Under the proposal, 35 per cent of the proceeds from the sale would go towards a racing industry infrastructure fund. (Facebook: Perth Racing)
After years of uncertainty over the future of the TAB, the WA Government will push ahead with the sale of the state-owned betting agency in a deal that could deliver up to $500 million.
The Government said 35 per cent of the proceeds from the sale would be put towards a new dedicated racing industry infrastructure fund, as part of a broader reform package.
Treasurer Ben Wyatt said the proposal was not an exercise in “budget repair”, but was designed to secure the future of the industry, which he did not believe would survive without intervention.
“This is the most significant reform proposal in a long period of time and, in our view, clearly the most generous package for industry in the country,” he said.
Treasurer Ben Wyatt and Racing and Gaming Minister Paul Papalia said the sale of the TAB was not an exercise in “budget repair”, but designed to secure the future of the industry. (ABC News: Eliza Laschon)
Mr Wyatt said the second component of the reform package was a move to streamline wagering taxes.
That will see two existing taxes —the racing and wagering WA tax and the bookmakers’ betting levy — abolished and replaced with a point of consumption tax.
“The reason why every state in the nation has gone down a point of consumption tax path is because it means that those [online and] foreign-owned corporate bookmakers will for the first time be paying tax in Western Australia,” Mr Wyatt said.
The WA racing industry will receive 30 per cent of the total revenue collected from the consumption tax.
Sale to test the market
The Treasurer was reluctant to speculate on how much the Government would likely receive for the “long-term, 50-year-plus” TAB lease, but the ABC understands it is expected to fetch up to $500 million.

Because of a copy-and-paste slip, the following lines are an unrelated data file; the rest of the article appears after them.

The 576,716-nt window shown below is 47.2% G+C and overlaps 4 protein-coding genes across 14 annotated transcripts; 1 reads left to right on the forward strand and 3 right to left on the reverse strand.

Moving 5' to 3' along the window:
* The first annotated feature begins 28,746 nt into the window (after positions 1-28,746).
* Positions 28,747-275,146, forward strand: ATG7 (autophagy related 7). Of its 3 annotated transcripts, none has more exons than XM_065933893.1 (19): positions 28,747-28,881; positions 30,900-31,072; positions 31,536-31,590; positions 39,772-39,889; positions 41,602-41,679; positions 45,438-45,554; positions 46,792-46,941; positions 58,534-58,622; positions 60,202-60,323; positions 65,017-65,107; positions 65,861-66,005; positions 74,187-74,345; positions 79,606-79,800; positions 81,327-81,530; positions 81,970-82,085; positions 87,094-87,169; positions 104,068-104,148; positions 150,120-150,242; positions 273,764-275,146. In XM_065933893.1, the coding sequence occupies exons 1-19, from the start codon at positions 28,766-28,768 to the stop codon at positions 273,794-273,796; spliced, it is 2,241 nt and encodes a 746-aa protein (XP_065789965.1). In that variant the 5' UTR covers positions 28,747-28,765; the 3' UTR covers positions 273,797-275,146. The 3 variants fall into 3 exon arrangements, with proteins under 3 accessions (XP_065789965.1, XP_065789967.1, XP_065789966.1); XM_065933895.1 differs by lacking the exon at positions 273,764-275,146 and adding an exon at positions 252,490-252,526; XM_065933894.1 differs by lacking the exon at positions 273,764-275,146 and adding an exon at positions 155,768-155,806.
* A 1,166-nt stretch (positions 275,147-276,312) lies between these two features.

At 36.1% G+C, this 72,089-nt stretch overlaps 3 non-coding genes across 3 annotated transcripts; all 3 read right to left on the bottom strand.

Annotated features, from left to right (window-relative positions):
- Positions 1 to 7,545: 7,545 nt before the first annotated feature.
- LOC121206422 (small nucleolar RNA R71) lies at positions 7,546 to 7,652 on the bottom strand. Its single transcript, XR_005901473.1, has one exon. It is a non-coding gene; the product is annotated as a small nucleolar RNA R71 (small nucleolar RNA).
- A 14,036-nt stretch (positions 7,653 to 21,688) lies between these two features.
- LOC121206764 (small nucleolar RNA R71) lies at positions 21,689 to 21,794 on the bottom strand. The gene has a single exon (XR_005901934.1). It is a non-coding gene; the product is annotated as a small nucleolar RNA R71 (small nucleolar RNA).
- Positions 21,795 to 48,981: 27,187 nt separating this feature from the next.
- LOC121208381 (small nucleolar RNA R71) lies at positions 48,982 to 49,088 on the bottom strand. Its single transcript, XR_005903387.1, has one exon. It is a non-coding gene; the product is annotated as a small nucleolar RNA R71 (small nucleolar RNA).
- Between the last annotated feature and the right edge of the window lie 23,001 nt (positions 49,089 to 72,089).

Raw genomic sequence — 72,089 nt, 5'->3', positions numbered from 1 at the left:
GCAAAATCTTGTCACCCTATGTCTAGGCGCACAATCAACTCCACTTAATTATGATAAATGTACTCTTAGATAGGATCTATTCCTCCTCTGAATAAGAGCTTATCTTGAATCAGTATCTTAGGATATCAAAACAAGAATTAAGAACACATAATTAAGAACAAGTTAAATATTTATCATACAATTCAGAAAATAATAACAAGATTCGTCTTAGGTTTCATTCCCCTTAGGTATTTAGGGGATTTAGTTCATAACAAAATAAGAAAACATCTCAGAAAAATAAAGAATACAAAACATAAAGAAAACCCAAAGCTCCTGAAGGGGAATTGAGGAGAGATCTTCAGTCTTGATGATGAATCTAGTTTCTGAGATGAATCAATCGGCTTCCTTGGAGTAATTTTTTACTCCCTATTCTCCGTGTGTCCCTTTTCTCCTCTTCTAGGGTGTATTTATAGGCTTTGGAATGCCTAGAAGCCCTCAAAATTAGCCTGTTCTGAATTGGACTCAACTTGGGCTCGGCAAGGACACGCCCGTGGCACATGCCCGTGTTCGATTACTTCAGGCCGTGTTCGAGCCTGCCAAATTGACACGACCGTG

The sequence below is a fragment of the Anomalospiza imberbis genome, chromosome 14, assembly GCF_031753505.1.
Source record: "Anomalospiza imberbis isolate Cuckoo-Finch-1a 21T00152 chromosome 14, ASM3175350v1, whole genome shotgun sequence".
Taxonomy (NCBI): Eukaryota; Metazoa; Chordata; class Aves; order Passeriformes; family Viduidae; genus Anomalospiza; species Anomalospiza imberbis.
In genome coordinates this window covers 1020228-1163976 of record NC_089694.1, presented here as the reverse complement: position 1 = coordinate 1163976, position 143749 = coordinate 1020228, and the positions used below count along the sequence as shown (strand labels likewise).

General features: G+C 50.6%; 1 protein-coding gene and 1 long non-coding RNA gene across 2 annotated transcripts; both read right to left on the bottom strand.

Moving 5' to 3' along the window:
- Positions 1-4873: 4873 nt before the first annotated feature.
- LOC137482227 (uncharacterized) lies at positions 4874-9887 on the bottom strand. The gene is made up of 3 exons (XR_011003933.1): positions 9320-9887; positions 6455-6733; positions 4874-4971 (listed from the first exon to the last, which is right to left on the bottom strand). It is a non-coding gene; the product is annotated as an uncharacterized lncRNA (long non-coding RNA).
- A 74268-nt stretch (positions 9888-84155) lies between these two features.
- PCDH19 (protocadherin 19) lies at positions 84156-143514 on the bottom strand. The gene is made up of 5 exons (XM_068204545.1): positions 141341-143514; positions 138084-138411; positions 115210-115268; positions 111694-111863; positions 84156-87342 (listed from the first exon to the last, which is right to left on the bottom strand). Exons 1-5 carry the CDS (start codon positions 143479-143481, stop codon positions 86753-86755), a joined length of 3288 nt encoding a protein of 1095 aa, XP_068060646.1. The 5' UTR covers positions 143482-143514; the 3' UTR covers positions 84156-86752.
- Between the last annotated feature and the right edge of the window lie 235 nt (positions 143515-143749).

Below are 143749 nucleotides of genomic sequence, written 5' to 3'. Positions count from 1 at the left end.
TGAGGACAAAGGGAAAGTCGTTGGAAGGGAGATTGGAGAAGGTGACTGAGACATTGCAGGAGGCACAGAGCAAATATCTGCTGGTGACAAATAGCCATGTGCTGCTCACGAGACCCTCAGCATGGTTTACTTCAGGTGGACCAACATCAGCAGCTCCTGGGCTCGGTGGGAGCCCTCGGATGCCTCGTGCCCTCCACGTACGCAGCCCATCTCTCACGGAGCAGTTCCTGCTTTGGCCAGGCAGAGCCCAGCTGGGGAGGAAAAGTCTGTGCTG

“Over time there’s been a lot of figures mooted that range from around $200 million to $1 billion,” Mr Wyatt said.
“We’ll now test the market. There will be some interest now.”
Racing and Gaming Minister Paul Papalia said smaller, country race clubs would benefit from the reforms.
“The thing that looks after the little country race clubs is the 35 per cent of net (sale proceeds) going to an infrastructure fund,” Mr Papalia said.
Legislation will be introduced into the WA Parliament this week to sell off the TAB and streamline wagering taxes. (AAP: David Crosling)
One of the ‘biggest backflips in history’: Opposition
Opposition Racing and Gaming spokesman John McGrath described the sale as one of the biggest backflips in the history of the WA Parliament.
“When we, as a Liberal Government, wanted to bring in the sale of the TAB four or five years ago, we faced enormous opposition mainly from the Labor opposition,” Mr McGrath said.
But he welcomed the move, and said it gave the industry a guarantee it would not be worse off.
He would not be drawn on a party position, he said, until his party had a chance to see the detail.
Nationals MP Colin Holt agreed, saying it was about time the Government acted.
“We’ve been waiting for them to move on with the job that we set up,” Mr Holt said.
Mr Holt said the Nationals supported the legislation “in principle”, but would also wait to see the detail.
The 15 per cent point of consumption tax was included in the McGowan Government’s first budget.
Legislation will be introduced into Parliament this week to have the system in place by January 1, 2019.